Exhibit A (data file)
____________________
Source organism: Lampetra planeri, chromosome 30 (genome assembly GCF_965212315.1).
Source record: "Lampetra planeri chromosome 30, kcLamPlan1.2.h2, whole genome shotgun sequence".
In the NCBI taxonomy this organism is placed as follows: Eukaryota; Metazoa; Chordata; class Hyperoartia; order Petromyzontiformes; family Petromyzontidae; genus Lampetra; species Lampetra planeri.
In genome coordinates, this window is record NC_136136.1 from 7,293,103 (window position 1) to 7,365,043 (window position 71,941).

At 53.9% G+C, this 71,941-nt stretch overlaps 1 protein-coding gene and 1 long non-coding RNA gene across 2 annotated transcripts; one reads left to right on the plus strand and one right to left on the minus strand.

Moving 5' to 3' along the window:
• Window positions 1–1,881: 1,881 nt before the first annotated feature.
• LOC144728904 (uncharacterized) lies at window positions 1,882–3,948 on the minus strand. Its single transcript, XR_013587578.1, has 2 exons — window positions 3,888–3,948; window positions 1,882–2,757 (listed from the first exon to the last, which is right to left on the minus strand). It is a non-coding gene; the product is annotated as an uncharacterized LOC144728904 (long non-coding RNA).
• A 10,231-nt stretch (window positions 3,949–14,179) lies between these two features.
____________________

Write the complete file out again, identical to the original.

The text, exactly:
Source organism: Lampetra planeri, chromosome 30 (genome assembly GCF_965212315.1).
Source record: "Lampetra planeri chromosome 30, kcLamPlan1.2.h2, whole genome shotgun sequence".
In the NCBI taxonomy this organism is placed as follows: Eukaryota; Metazoa; Chordata; class Hyperoartia; order Petromyzontiformes; family Petromyzontidae; genus Lampetra; species Lampetra planeri.
In genome coordinates, this window is record NC_136136.1 from 7,293,103 (window position 1) to 7,365,043 (window position 71,941).

At 53.9% G+C, this 71,941-nt stretch overlaps 1 protein-coding gene and 1 long non-coding RNA gene across 2 annotated transcripts; one reads left to right on the plus strand and one right to left on the minus strand.

Moving 5' to 3' along the window:
• Window positions 1–1,881: 1,881 nt before the first annotated feature.
• LOC144728904 (uncharacterized) lies at window positions 1,882–3,948 on the minus strand. Its single transcript, XR_013587578.1, has 2 exons — window positions 3,888–3,948; window positions 1,882–2,757 (listed from the first exon to the last, which is right to left on the minus strand). It is a non-coding gene; the product is annotated as an uncharacterized LOC144728904 (long non-coding RNA).
• A 10,231-nt stretch (window positions 3,949–14,179) lies between these two features.